This was never more apparent than when the department store J.C. Penney hired a new CEO in 2011, who introduced his ‘fair and square’ pricing concept. Under this new management, the stores eliminated the concept of something ‘going on sale,’ and instead just sold everything at the lowest possible sale price all year round. This seems like a nice idea, right? Everyone gets the same low price no matter what. The problem is, people didn’t want to get the same low price as everyone else. In one year, company profits dropped by a staggering 32%. The season in 2012 when those sales numbers were announced has actually been described as “the worst quarter in retail history.” The CEO was fired, and sales and coupons were quickly readopted into the usual routine. The moral of the story is that people want to feel like they’re smart or special for spotting a deal. We’ll even accept the inconvenience of coupons and timed offers, just to get that feeling. And none of us are completely immune to the siren’s call. I know I personally have an insane amount of video games accumulated over the past 15+ years of owning a Steam account that I’ll never get to play, which I only bought because they were 90% off during some sales event. I knew in the back of my mind at the time that I wanted to play those games, and bought them so they’d be available to dig into on some rainy day. Meanwhile, most of them have been collecting digital dust since I clicked the ‘Checkout’ button years ago. A similar thing happens on Black Friday and other major tech sales events. Sometimes we have a single specific thing we need to get during these sales, but most of the time we’re coerced into buying things just because we see that they’re going to cost less than they used to for a few hours. So be careful of sales, coupons and other deals. They can be useful if you’re buying something you’ve needed since before the discount, but they can be killers when you let yourself be tempted by the things you only want because of the new price.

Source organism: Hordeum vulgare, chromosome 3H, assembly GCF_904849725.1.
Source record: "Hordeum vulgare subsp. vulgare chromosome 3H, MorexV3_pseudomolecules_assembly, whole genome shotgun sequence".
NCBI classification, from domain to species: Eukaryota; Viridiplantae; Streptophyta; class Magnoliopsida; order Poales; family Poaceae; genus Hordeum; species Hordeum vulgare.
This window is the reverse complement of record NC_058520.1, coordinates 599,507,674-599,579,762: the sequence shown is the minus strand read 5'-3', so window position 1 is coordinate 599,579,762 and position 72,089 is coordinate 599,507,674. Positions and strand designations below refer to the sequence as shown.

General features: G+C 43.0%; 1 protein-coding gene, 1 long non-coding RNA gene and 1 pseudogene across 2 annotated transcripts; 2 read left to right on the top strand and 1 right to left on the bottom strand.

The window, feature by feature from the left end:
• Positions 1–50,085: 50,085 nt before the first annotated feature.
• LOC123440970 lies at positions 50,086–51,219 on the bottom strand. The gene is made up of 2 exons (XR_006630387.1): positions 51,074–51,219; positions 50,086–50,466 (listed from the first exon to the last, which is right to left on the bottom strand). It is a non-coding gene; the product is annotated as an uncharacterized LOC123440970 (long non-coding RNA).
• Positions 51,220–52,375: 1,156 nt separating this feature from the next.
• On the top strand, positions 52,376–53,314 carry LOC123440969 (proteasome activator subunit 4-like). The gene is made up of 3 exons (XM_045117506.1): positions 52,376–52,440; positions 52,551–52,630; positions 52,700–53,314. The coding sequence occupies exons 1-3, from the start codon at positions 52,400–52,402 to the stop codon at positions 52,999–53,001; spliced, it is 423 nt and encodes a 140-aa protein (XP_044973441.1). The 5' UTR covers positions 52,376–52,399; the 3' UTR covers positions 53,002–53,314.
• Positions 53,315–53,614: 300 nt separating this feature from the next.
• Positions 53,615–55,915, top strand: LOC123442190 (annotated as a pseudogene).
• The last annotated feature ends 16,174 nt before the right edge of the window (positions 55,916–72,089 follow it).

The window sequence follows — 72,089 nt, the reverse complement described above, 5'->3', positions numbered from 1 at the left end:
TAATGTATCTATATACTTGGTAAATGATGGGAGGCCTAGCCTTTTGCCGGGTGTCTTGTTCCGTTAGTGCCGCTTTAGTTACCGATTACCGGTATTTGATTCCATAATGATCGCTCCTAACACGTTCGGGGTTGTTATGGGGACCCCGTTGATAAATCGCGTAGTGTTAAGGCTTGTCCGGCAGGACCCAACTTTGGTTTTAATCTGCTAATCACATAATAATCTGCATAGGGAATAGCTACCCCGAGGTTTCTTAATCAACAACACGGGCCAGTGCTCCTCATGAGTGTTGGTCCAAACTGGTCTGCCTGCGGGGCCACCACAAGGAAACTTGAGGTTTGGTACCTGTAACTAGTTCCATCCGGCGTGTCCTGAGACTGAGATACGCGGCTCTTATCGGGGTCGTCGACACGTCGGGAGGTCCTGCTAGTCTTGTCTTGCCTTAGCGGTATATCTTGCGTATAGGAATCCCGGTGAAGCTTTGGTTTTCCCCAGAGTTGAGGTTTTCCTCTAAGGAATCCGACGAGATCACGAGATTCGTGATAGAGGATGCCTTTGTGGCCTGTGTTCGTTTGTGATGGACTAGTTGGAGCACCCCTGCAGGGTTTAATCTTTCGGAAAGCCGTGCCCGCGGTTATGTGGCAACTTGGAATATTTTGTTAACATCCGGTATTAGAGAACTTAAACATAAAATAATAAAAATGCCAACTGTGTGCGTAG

So again, while it’s fine to buy things you need for streaming, don’t let those purchases lead you down a rabbit hole. For those who have recently started working from home, it may be especially tempting to make a bunch of new purchases to pass the time. But ultimately, it’s best to know what you’re trying to achieve on stream, and limit yourself to only the things that will allow that to happen. You should be able to get in a few dozen (or if you’re like me, a few hundred) broadcasts between making any major channel purchases. This will not only ensure you’re getting your money’s worth from each new piece of tech, but it’ll also help you to slow down and reflect on what you need for your channel. You may find new solutions that you wouldn’t have arrived at if you merely made a bunch of quick purchases without thinking. So avoid overspending on your channel, and let yourself focus on streaming for its own sake. 

No comments:

Post a Comment